Japan in Winter

February 2015

with Jackline and Elston Hill
This is a link to our trip to Japan with Bird Quest. Birders are some of the nicest people that I have encountered. They
are also a bit peculiar with their determination to count as many birds as possible. Just a half second glimpse of a small
bird hundreds of yards away brings them such great enjoyment. I enjoyed myself, experiencing Japan with Japanese
lodging and food as well as our time spent observing birds and birders. Unlike photographers, real birders do not care
about the light or getting close to birds. Half way through the trip, we had so few decent pictures that I was unsure that I
would post this trip to the Internet. Eventually, we did get some very nice pictures--snow monkies, cranes, and eagles.

Below are links to our pictures from the trip. If you wish, click on the first link and at the bottom of each page there will be
a link to the next page. If the pictures are too big or too small for your computer, adjust the pictures by pressing Control
+ or Control minus simulaneously.

Further down on this page is some additional information about the trip for those interested in visiting Japan in winter.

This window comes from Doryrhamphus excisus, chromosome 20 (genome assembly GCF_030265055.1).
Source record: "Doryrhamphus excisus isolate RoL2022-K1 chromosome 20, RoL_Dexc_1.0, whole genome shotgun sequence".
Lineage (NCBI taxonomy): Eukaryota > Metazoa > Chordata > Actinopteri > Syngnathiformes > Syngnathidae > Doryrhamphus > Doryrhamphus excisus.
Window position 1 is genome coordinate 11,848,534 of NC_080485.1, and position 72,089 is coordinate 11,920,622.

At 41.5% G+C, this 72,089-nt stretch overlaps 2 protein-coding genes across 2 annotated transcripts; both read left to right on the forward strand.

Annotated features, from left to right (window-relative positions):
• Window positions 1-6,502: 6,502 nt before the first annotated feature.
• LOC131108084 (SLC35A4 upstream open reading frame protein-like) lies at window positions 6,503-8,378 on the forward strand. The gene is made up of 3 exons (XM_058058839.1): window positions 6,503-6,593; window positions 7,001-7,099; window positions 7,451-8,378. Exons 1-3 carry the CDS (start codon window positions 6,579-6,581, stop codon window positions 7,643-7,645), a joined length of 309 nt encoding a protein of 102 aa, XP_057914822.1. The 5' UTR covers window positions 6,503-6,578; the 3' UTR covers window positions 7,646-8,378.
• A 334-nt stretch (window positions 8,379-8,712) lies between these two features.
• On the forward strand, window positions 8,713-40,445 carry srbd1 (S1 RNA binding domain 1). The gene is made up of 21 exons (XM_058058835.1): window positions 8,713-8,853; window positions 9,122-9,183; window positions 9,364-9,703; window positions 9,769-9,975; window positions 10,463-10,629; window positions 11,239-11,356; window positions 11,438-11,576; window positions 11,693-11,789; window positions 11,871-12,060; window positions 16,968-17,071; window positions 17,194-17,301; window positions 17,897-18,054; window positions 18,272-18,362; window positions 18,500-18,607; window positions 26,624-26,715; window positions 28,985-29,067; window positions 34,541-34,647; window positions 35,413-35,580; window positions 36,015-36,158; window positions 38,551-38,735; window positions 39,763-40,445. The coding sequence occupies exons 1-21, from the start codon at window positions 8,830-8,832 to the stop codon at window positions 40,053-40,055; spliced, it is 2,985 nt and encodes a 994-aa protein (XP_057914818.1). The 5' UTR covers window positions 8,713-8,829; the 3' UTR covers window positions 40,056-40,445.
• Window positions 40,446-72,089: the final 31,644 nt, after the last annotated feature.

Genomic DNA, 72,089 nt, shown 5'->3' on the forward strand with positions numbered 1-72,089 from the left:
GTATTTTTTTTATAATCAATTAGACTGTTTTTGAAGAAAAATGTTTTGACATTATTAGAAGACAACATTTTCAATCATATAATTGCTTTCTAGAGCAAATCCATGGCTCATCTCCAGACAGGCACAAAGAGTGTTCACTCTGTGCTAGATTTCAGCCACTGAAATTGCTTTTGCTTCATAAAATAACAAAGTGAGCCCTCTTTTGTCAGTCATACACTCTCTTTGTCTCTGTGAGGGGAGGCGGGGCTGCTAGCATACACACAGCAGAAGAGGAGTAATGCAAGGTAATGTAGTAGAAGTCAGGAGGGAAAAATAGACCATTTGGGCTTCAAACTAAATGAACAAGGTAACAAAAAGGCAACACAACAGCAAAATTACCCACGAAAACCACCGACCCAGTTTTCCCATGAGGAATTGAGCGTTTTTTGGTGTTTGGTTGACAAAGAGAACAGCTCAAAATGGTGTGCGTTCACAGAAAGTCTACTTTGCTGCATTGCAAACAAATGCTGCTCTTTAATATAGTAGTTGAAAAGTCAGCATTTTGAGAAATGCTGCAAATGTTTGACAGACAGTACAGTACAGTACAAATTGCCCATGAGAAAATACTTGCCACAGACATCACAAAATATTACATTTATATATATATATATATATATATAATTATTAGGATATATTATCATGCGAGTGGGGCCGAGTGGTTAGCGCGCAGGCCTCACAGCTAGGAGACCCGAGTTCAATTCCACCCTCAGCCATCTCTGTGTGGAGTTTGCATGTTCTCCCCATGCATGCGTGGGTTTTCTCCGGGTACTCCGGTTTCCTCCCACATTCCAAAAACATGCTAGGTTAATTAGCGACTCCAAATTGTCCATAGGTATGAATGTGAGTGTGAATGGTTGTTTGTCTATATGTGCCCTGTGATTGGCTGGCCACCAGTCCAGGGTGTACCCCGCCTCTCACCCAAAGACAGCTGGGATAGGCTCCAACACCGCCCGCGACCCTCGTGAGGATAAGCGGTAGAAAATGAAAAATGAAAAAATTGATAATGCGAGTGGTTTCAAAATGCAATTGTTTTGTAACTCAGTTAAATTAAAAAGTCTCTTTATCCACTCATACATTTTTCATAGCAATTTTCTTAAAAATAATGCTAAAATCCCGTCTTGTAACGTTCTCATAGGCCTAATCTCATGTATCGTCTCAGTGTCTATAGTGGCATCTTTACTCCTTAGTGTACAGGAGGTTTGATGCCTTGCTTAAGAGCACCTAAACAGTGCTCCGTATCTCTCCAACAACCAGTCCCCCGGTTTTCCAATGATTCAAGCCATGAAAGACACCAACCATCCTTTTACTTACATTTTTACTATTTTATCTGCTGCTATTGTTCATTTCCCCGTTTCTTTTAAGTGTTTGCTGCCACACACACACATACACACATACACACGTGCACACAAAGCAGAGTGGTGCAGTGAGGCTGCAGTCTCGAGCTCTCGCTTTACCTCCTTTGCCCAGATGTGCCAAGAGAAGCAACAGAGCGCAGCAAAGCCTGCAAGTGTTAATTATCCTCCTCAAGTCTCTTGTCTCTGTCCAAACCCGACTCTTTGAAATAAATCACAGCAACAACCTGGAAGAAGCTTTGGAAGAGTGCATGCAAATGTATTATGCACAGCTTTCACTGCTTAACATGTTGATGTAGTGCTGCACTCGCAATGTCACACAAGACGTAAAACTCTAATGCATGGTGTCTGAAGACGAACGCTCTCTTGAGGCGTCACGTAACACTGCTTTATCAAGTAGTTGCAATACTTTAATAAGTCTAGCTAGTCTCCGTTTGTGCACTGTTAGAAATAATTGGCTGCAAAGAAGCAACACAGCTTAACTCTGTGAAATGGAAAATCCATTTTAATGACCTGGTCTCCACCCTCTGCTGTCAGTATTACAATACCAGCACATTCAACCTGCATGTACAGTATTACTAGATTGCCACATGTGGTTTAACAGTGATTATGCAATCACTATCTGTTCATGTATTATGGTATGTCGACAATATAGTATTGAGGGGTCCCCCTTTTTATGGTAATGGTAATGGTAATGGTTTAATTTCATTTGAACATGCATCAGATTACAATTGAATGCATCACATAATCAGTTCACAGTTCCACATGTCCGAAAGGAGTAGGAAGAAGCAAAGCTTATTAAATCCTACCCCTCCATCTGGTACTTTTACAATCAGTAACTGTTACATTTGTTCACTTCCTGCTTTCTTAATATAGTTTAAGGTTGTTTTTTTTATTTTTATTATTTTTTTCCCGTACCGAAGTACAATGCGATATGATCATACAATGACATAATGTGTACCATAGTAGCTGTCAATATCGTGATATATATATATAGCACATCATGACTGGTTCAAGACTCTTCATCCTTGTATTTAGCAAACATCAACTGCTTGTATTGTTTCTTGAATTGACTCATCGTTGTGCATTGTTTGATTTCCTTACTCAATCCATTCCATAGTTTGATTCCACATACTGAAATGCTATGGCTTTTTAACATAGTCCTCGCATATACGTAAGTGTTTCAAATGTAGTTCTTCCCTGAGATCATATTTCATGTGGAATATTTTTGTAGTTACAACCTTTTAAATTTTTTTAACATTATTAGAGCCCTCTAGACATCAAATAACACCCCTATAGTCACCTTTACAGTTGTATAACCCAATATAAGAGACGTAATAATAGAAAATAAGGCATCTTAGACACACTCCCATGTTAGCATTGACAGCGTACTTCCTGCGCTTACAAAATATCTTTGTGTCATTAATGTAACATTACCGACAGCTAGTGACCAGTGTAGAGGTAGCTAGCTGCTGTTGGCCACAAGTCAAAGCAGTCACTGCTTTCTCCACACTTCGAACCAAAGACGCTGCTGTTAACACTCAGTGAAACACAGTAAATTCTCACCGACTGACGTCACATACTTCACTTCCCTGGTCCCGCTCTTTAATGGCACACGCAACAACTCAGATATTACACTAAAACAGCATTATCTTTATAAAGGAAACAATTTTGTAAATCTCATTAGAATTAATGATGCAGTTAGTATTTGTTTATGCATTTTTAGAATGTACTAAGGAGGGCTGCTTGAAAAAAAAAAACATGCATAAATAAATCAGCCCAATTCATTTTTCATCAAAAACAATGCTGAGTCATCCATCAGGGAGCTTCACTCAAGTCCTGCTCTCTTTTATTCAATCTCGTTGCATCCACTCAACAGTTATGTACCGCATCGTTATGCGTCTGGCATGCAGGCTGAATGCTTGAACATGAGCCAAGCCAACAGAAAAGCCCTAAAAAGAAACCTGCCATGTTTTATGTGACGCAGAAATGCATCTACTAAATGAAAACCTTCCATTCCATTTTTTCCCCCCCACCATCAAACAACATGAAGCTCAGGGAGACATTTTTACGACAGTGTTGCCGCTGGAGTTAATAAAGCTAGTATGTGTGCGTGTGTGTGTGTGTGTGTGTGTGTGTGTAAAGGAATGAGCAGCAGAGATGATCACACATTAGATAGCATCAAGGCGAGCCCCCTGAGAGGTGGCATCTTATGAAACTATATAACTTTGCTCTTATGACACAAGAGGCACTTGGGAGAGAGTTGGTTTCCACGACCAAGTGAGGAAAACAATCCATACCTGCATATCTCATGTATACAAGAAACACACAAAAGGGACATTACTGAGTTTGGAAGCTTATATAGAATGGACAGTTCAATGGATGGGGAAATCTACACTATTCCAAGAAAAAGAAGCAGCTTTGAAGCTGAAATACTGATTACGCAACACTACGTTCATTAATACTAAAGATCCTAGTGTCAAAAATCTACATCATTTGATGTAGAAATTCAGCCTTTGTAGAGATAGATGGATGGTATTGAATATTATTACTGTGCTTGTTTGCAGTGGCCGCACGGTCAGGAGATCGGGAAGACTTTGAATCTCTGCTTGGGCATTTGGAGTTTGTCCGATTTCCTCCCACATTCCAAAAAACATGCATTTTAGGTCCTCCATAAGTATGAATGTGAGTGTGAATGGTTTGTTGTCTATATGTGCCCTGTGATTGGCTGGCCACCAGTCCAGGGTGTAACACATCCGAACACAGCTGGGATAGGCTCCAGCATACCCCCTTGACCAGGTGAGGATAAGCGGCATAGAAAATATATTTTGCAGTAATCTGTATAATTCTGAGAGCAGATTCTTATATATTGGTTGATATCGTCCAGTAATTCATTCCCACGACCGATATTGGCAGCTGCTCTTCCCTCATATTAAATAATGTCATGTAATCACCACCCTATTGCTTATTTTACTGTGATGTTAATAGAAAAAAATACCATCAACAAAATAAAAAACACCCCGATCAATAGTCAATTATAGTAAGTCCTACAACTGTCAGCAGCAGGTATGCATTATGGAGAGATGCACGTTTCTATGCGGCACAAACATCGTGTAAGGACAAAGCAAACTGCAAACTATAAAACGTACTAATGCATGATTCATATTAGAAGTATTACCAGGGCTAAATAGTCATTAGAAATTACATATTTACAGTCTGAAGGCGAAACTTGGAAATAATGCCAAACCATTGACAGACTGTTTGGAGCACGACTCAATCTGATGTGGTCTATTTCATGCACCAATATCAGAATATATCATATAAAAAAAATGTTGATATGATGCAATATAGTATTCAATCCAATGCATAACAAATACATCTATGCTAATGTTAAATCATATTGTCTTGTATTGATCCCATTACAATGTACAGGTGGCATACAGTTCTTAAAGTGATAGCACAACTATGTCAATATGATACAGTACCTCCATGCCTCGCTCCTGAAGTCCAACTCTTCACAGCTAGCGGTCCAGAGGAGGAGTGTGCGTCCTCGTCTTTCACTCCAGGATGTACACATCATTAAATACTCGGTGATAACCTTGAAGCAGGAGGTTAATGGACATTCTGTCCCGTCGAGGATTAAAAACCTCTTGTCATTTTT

As noted above, this was a trip with Bird Quest, a privately owned British company with an excellent reputation. Enrolling
in the trip, we knew we were going with real birders and that it would not be like an ordinary or photography trip. The
leaders, Dave Farrow and Chikara Otani, were outstanding. They were masters at covering a lot of territory and birds
and keeping the trip on schedule. We were usually up and out by 6:00 a.m. continuing until dark. The two mini vans
were roomy and adequate with six guests in each van. Much of the lodging and most of the meals was traditional
Japanese with us sleeping on the floor much of the time. Ironically, lunch was always at a 7-11 or similar type store with
the option to purchase western style or Japanese food.

As I noted, this was a trip for serious birders. We knew that going in and accepted the trip on this basis. Ironically, we
met someone else with a photography group. With the photo group, they spent much more time with the monkies, snow
cranes, and Stellar Eagles and adjusted their schedule for the light. Ironically, our timing for this wildlife was as good or
better. For example, there was no pack ice for the photo group with the eagles, but we had lots of ice. And one
additional plus to our trip was that it cost much less than the photo tours.